Just as emergency responders and utility companies were about to get a handle on a line of damaging storms that moved through Marshall County on Friday night, they were summoned again to an even more powerful punch from severe weather early Sunday evening.
Two boat docks which were at full capacity suffered extensive damage at Moors Marina on Kentucky Lake in the Sunday afternoon storm that passed through Marshall County at around 5:15 p.m. carrying strong winds. One of the larger docks at the marina was completely destroyed. A second dock incurred roof damage and the walkway was torn away from the shore.
Marshall County Emergency Management Director Curt Curtner called it "astonishing" that no one was injured or killed when the storm hit the docks. He credited the evacuation plan that was executed by staff at The Moors when warnings were issued.
Curtner said a handful of people who were on boats when the storm hit became trapped and had to be evacuated by first responders, but most heeded warnings and moved onshore when the staff at Moors issued a call for evacuation moments before the dock blew apart.
Curtner said based on his experience he believes the damage was caused by tornadic winds."With that twisted metal, it's going to surprise me if it wasn't a tornado." he said. A tornado warning had been issued for the county a few minutes before the violent winds moved over the Kentucky Lake area.
A storm damage survey team from the National Weather Service in Paducah was scheduled to visit the area on Monday to assess damage and determine the exact cause of the destruction at Moors and other areas along Kentucky Lake.
Mark Wood, owner of Moors, estimated about 40 boats were heavily damaged from the collapse of the dock. He said a number of others have scuffs and scratches.
Norman's Marine Service out of Tennessee, who specializes in damaged marina cleanup, was already working to clear the damage caused by Friday night's storm that hit Kentucky Dam Marina, moved to Moors Sunday night. Curtner said they will work to stabilize the boats to make sure none are taking on water and start to remove the vessels from the damaged slips.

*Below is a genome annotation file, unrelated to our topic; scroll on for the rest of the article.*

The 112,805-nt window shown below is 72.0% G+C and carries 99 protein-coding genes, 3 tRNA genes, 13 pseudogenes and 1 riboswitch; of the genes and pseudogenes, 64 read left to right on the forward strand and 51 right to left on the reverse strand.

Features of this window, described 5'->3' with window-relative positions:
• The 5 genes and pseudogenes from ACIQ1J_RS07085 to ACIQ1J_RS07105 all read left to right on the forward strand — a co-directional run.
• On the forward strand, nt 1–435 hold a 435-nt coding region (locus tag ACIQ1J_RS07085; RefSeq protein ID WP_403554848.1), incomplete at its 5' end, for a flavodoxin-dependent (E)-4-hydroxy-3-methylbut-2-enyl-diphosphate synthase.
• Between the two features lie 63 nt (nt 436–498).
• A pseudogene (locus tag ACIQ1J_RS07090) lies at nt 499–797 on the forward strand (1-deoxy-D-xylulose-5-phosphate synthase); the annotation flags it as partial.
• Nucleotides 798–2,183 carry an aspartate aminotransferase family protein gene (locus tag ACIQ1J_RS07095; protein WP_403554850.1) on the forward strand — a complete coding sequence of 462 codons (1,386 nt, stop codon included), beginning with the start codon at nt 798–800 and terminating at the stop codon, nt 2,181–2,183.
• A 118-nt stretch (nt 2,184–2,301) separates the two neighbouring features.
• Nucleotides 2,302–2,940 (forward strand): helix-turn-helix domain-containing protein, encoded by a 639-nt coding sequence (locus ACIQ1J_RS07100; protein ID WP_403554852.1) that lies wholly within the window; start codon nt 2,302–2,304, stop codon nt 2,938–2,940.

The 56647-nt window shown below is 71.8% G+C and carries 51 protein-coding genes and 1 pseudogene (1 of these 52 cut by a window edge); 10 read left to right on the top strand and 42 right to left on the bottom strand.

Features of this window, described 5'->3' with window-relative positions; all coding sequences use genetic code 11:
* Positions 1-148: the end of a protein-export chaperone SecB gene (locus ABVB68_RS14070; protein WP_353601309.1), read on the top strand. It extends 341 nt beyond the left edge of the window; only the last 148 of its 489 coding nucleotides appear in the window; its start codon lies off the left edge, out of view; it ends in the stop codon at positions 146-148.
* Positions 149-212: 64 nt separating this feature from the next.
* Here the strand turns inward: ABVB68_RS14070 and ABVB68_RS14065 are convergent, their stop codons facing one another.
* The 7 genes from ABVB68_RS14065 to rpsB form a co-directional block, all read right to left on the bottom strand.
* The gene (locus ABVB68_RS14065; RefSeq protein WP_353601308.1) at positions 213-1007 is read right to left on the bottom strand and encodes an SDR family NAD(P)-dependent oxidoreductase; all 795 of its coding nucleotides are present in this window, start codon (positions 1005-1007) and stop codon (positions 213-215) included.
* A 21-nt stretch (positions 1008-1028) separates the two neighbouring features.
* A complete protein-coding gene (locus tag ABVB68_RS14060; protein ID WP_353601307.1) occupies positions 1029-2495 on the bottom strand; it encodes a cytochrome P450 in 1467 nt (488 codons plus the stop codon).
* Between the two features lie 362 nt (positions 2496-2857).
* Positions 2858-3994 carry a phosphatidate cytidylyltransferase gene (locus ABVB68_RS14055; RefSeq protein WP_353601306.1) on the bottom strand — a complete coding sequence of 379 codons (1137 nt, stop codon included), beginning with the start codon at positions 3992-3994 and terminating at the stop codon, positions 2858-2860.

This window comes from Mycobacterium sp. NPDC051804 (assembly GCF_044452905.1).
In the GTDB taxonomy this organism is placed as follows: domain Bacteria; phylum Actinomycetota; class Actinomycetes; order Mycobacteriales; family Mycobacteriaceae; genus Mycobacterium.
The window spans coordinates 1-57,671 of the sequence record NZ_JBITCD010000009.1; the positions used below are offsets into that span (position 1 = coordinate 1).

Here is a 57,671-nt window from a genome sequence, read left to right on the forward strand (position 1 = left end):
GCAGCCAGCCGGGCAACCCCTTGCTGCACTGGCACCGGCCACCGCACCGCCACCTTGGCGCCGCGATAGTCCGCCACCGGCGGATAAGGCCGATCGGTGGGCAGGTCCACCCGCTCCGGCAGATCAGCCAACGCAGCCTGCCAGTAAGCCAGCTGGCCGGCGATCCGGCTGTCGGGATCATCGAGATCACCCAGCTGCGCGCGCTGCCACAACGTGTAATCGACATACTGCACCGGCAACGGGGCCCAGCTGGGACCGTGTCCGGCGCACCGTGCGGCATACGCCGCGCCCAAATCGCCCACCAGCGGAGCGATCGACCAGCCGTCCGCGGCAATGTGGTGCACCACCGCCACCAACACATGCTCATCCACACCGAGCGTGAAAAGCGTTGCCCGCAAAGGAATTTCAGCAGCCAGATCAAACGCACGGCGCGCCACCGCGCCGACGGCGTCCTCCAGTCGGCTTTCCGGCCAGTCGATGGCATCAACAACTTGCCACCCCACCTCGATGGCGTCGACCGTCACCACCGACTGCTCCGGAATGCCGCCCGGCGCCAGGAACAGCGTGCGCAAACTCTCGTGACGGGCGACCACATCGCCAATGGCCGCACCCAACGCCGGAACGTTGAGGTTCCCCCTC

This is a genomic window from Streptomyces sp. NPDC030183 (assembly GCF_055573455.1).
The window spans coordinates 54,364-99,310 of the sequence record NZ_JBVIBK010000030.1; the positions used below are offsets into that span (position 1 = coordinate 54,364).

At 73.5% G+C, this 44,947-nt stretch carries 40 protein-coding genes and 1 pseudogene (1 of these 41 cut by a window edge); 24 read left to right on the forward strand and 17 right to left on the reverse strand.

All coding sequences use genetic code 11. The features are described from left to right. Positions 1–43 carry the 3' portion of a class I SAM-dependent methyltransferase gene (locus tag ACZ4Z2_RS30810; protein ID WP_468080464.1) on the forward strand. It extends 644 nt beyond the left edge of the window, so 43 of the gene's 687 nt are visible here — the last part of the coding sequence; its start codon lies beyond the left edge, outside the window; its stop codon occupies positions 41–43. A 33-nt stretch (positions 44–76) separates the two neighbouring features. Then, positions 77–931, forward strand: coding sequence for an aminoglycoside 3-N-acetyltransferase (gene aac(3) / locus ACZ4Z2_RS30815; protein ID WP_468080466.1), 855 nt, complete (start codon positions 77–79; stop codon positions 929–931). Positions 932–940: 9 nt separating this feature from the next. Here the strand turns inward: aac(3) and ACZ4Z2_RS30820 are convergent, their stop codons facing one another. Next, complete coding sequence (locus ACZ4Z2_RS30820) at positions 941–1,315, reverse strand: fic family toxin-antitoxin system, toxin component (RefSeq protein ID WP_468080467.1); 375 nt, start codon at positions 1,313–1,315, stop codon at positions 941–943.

Wood said the resort remains open and the only damage is to docks A and B. There is no damage to any of the rental boats, there is lodging available and the restaurant continues to serve.
"It's very odd, looking at the damage. You look at the marina in a 360-degree perimeter and there's no damage except in that one spot. It's like a little tail of a tornado touched down just right there at one spot."
A fire boat crew out of the East Marshall Fire Department applied Aqueous Film Forming Foam (AFFF) to the water to form a barrier to prevent ignition of leaking boat fuel. Employees of Moors Marina had to be confined to the dock store and were unable to exit the dock until the fuel safety issue was addressed. Utility poles were also broken and toppled into the water.
East Marshall Fire Department responded to the incident with assistance from the Marshall County Rescue Squad, Marshall County Emergency Management, Marshall County EMS, Marshall County Sheriff's Office, McCracken County Sheriff's Office, McCracken County Rescue, Kentucky State Police and Kentucky Department of Fish and Wildlife Resources.
Friday's storms left behind damage at Kentucky Dam Marina when a pier broke loose and was blown several hundred feet into the bay by strong winds. People were on the pier when the storm hit, but no one was injured.
The lodge and surrounding cabins at Kentucky Dam Village State Resort Park lost power during the storm, causing the closure of the park during what was to have been a busy weekend. They remained closed at press time Monday, though power was restored at around 4:30 Sunday evening. An employee at the lodge said she was hopeful the lodge would reopen sometime yesterday, but expected it to be several days before the cabins were ready to reopen. She said most of the guests who had already checked into the lodge on Friday checked out and went in search of other accommodations.
Forest Service crews at Land Between the Lakes asked people to avoid visits to the park over the weekend as crews located and cleared hazards caused by downed trees.
"We have crews working all across Land Between the Lakes that continue to find new hazards and we need the public to avoid the area while we locate and address safety concerns," said Tina Tilly, U.S. Forest Service area manager in a press release. "We know people want to come out and enjoy this beautiful place. Right now, we need time to find and address hazards. Safety is our priority."
The most extensive damage is in the northern portions of Land Between the Lakes. Most of the Kentucky portion is without power and could remain without power for an extended time. Many campgrounds were without power and closed until further notice while crews secure downed power lines and remove trees. The Forest Service said they continued to find structures damaged in the storm.